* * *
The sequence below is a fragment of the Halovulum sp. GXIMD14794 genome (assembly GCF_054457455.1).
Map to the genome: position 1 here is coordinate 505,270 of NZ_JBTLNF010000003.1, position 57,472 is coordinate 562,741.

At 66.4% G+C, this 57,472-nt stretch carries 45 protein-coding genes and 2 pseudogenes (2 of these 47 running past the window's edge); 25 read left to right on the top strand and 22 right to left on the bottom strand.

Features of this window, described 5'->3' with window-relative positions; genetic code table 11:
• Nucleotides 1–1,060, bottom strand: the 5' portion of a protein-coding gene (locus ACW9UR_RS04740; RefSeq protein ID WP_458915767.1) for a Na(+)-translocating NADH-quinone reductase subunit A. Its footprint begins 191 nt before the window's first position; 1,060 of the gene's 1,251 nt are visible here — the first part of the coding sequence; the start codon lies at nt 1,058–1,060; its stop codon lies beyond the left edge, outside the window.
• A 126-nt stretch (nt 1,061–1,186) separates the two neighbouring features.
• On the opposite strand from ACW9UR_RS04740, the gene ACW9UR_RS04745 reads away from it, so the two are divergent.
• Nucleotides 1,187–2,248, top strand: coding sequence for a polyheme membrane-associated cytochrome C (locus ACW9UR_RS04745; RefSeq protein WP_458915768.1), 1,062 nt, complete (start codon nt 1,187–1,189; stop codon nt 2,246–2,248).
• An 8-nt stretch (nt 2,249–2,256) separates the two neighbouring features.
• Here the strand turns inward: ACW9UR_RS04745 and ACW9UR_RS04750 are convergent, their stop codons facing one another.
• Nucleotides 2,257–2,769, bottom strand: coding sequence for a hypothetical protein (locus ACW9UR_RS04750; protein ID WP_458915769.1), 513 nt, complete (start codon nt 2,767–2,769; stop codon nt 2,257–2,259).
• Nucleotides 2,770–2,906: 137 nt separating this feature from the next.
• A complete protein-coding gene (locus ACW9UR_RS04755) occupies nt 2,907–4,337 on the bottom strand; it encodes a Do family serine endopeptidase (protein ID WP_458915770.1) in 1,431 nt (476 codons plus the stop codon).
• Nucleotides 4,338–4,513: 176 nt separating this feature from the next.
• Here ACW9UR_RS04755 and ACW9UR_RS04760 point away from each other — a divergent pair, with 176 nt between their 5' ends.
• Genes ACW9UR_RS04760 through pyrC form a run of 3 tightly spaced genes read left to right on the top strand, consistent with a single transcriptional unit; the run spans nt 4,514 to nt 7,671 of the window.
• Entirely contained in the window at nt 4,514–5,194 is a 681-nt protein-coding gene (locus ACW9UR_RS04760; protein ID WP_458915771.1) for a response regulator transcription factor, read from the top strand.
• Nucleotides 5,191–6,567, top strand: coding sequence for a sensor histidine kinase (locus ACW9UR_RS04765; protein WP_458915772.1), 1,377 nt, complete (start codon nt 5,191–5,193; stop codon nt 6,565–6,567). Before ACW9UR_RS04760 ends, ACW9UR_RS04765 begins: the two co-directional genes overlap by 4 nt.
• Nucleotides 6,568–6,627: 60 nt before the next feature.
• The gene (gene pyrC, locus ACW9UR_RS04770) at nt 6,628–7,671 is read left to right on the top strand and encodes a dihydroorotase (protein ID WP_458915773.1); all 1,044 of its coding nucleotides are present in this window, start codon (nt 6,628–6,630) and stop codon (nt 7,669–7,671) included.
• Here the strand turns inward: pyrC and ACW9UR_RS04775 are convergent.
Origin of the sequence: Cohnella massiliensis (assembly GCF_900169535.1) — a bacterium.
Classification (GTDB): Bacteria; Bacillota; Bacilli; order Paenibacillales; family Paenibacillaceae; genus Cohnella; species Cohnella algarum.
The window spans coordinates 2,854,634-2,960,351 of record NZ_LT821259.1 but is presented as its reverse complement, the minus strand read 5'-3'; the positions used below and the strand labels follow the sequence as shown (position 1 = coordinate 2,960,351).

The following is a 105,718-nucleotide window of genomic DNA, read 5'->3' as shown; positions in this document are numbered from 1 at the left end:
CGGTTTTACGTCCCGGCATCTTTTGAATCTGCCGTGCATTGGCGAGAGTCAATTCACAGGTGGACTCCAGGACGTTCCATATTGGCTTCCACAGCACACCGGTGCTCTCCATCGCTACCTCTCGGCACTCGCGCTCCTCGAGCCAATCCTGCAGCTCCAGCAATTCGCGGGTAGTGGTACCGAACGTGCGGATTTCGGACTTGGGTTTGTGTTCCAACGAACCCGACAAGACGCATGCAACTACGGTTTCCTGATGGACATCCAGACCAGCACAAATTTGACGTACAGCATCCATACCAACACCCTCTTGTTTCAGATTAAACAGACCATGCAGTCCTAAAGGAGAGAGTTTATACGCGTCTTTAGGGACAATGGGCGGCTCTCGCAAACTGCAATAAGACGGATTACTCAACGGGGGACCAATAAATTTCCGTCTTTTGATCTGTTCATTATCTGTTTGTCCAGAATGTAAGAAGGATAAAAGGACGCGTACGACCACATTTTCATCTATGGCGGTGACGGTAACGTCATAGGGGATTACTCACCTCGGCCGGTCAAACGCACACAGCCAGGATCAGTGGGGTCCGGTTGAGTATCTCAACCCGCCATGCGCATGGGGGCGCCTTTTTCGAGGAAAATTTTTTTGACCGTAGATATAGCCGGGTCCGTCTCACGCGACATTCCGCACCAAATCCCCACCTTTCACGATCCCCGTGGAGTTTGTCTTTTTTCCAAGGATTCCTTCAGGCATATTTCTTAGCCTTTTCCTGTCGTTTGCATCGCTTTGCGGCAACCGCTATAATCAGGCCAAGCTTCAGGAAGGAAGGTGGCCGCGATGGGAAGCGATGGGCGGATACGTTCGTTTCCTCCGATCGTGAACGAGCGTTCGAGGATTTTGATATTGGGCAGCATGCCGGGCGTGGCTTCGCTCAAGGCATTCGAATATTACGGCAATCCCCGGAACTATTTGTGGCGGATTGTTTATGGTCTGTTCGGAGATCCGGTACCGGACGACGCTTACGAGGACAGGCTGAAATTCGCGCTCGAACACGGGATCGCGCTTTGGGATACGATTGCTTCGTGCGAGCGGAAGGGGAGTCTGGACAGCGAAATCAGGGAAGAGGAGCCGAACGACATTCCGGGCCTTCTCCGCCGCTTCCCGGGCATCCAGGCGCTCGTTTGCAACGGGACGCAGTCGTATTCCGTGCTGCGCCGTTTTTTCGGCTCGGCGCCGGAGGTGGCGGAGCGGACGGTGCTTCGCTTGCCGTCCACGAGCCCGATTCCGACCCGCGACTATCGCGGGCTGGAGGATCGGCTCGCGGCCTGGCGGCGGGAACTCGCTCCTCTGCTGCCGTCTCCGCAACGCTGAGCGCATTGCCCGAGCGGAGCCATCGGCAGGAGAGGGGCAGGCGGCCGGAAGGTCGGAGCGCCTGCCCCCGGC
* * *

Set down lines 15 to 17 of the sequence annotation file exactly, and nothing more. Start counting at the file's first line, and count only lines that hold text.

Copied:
• Here ACW9UR_RS04755 and ACW9UR_RS04760 point away from each other — a divergent pair, with 176 nt between their 5' ends.
• Genes ACW9UR_RS04760 through pyrC form a run of 3 tightly spaced genes read left to right on the top strand, consistent with a single transcriptional unit; the run spans nt 4,514 to nt 7,671 of the window.
• Entirely contained in the window at nt 4,514–5,194 is a 681-nt protein-coding gene (locus ACW9UR_RS04760; protein ID WP_458915771.1) for a response regulator transcription factor, read from the top strand.